Horticulture | UF IFAS Lee County Extension

Q and A: I have a gardenia bush that is steadily going downhill. How should I care for this plant to bring it back to health?

Gardenia magnesium deficiency

Gardenia magnesium deficiency | Photocredit: Stephen Brown

Question: I have a gardenia bush that is steadily going downhill. It has only a few leaves, lots of strange growth on the branches, and most of the leaves have a green center and yellow edges. I’ve included three photos for you to look at. How should I care for this plant to bring it back to health?
– Michael, email

 

Answer: This old plant apparently needs some care. There are a lot of lichen* growing on the trunks and stems. While they do not hurt the plant, it is a sign that the plant is continuing to decline. This time of year even the leaves of healthy gardenia plants may turn yellow and some defoliation can occur. By March, these healthy plants will have recovered and should begin to initiate seasonal flower buds. The immediate area around the plant should be free of weeds. The plant will also needs to be pruned, and fertilized to help it to recover.

Now is the time to remove weeds from around the plant. Do that up to three feet away. Replace the weeded area with a small-sized organic mulch.

Next, prune in February removing dead wood and cutting into live wood to help to stimulate growth at the cut ends.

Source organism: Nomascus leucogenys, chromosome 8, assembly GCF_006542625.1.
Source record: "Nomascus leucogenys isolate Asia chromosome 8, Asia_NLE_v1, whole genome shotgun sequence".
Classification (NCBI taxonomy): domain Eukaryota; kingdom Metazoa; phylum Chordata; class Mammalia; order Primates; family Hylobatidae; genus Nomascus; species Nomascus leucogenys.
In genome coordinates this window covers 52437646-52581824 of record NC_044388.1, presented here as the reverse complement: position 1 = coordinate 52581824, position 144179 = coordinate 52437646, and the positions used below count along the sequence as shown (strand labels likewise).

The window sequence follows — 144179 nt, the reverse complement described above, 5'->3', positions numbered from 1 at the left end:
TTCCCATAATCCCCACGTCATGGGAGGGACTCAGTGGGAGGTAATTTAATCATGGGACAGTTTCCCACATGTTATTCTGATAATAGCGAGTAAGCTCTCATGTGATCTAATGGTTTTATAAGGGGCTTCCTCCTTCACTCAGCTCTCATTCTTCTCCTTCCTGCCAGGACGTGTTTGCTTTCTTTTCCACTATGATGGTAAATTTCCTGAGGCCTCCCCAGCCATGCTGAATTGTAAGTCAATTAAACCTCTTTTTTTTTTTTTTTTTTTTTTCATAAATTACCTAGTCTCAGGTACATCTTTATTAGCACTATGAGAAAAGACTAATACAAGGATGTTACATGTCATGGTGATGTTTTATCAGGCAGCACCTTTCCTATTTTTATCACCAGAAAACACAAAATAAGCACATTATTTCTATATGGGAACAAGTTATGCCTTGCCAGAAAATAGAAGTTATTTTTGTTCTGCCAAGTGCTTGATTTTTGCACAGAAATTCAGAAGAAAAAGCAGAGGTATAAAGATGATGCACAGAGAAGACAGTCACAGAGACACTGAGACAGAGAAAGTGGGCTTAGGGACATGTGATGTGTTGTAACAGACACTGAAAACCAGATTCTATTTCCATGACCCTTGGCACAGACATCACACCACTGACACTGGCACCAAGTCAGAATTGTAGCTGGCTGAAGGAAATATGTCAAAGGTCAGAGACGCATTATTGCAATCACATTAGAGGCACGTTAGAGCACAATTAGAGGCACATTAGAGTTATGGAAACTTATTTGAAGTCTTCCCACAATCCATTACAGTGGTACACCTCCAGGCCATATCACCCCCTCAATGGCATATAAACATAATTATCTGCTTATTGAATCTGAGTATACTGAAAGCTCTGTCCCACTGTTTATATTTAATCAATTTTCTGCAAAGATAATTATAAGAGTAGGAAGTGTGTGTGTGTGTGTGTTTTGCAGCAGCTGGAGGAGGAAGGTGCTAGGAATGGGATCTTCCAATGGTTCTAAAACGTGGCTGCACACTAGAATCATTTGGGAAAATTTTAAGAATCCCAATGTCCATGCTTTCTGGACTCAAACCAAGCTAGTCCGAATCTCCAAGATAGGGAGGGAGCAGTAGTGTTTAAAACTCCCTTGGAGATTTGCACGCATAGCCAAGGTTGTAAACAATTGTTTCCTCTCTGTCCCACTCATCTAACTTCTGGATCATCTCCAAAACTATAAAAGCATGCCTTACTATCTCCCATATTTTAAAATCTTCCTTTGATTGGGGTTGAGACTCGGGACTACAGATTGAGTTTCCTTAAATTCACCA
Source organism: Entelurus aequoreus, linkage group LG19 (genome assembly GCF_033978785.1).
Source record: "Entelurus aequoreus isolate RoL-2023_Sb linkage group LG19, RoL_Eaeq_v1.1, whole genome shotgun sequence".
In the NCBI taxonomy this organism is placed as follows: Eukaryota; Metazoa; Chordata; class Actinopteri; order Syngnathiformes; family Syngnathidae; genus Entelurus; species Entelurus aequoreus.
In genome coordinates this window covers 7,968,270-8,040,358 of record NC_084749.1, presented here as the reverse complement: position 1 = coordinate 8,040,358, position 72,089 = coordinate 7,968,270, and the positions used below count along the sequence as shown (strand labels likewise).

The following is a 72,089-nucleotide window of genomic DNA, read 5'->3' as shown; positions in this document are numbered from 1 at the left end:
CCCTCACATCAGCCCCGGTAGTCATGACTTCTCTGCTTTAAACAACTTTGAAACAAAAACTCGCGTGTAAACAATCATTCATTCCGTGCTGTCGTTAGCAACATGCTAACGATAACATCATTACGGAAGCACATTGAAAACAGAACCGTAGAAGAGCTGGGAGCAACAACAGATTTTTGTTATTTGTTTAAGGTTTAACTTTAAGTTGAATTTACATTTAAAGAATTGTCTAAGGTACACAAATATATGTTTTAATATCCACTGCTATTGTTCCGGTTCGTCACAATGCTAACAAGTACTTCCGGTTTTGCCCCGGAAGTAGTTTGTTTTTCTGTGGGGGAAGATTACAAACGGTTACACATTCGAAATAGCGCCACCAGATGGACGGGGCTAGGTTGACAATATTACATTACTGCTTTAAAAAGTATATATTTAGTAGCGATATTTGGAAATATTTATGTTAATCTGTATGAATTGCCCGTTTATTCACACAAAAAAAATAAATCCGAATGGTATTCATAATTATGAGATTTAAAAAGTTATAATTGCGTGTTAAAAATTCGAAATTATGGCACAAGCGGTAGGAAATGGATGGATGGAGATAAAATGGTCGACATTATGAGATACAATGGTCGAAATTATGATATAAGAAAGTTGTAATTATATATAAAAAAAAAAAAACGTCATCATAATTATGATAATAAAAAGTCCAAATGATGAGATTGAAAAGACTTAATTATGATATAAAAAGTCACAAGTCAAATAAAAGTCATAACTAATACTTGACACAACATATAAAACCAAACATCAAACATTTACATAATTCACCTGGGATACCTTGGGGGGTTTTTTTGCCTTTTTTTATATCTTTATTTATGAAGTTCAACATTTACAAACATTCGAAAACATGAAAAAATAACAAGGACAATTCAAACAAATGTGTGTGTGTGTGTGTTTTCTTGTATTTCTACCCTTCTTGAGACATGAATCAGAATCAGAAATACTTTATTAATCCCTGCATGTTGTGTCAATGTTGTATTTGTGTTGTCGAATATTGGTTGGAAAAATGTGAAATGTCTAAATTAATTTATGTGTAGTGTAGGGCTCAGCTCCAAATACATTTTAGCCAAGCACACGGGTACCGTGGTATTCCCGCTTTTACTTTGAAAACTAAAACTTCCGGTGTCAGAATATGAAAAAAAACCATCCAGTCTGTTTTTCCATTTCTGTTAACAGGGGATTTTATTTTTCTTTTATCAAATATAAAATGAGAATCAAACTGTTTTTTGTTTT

Gardenias are usually fertilized in February and October. An observation of the leaves indicates that your plant is magnesium deficient. Fertilize it in February, a couple of weeks after pruning, then again in May and October.

Consider using a fertilizer dissolved in water and apply it as a liquid around the base of the plant. During this dry period, be sure the plant is adequately irrigated. Finally, keep an eye out for insects that may encroach on the budding and opened flowers.

*Lichen consist of a fungus and an alga growing together in a mutually beneficial relationship. The fungus obtains water and minerals from the air and the material it is growing upon and provides structure and protection for the alga. The alga provides carbohydrates and vitamins the fungus needs to grow. The relationship does not hurt the plant host.

Stephen Brown is a horticulture agent with the Lee County Extension Service. Submit questions by calling the horticulture desk at 533-7504 between 9 a.m. and 4:00 p.m. or by e-mailing him at brownsh@leegov.com